Hyderabad: With the ruling of the South African Constitutional Court that voters have the right to know who funds political parties, lawyers and RTI activists of this country are hoping that the Supreme Court will bring political parties under the purview of the Right to Information Act, paving the way for citizens to know the source of funding to major political parties of the country.
The Constitutional Court of South Africa while confirming a Western Cape High Court ruling that certain parts of the Promotion Access to Information Act fail to provide for the recording of private political party funding, ruled that voters have the right to know who funds political parties.
My Vote Counts, a civil organisation in South Africa, has won its attempt to get a declaratory order upholding a High Court judgement that information on the private funding of political parties must be made publicly available.
Recalling that national political parties’ resisting attempts to bring them under the RTI, Sarasani Satyam Reddy, senior advocate said, “Bringing transparency into political funding must be a voluntary action even if it is not imposed by the law in a democracy like India.”
P.V. Krishnaiah, who practices at the Hyderabad High Court, said that the Central Information Commission (CIC) in 2013 had declared all national and regional political parties as public authorities under the RTI and in March, 2015, it had reiterated the order as “final and binding”.
A full bench of the CIC had on June 3, 2013, issued the order on a petition by RTI activists Subhash Agrawal and Anil Bairwal of the Association for Democratic Reforms (ADR).
They had asked that the sources of finance and contributions to six national parties — the Bharatiya Janata Party, Congress, Bahujan Samaj Party, Nationalist Congress Party, Communist Party of India and Communist Party of India (Marxist) — be made public.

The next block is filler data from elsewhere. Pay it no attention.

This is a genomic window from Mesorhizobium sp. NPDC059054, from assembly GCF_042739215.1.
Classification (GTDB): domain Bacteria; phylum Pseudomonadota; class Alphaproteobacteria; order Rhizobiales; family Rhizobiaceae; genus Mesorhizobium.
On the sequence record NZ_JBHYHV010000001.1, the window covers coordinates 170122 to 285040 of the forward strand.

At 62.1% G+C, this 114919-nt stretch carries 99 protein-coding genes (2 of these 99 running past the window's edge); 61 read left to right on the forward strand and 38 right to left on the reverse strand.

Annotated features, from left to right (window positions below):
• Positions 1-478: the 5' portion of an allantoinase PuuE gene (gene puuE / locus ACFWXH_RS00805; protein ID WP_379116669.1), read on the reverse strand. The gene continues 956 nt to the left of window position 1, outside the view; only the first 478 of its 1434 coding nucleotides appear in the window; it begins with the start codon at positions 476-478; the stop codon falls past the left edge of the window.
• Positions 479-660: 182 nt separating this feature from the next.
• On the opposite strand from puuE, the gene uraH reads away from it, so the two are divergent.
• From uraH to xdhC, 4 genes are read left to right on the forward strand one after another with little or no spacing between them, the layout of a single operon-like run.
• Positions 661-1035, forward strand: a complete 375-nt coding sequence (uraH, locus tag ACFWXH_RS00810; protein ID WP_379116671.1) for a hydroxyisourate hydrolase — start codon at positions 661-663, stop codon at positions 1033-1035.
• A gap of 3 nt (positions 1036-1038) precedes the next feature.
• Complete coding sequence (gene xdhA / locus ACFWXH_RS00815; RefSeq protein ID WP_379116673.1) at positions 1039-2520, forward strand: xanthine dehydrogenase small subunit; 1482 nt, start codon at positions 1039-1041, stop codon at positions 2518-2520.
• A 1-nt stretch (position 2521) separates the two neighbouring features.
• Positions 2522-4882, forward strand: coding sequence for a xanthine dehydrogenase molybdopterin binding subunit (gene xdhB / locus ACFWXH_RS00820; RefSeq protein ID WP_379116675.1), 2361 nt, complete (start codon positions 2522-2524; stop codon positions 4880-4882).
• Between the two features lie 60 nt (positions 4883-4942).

The ADR representatives approached the Supreme Court following the non-compliance of political parties to repeated orders of the CIC in 2013 and March 16, 2015.
The Union government in its affidavit filed before the Supreme Court contended that “the CIC has made a very liberal interpretation of Section 2(H) of the RTI Act, leading to an erroneous conclusion that political parties are public authorities under the RTI Act. Political parties are not established or constituted by or under the Constitution or by any other law made by the Parliament”.
The Union government had informed the apex court that there were already provisions in the Income Tax Act, 1961, and Representation of the People Act, 1951, which demand “necessary transparency regarding financial aspects of political parties.”
The government said registration of a political party under the 1951 Act was not the same as establishment of a government body. The Central government also claimed that “if political parties are held to be public authorities under (the) RTI Act, it would hamper their smooth internal working, which is not the objective of the RTI Act and was not envisaged by the Parliament.”
Menaka Guruswamy, Supreme Court advocate while welcoming the verdict of the African court, tweeted, “On donations of political parties. Well done Court. Would be most useful to have in India as well! We should know who funds our politicians, will tell you much about policy making.”...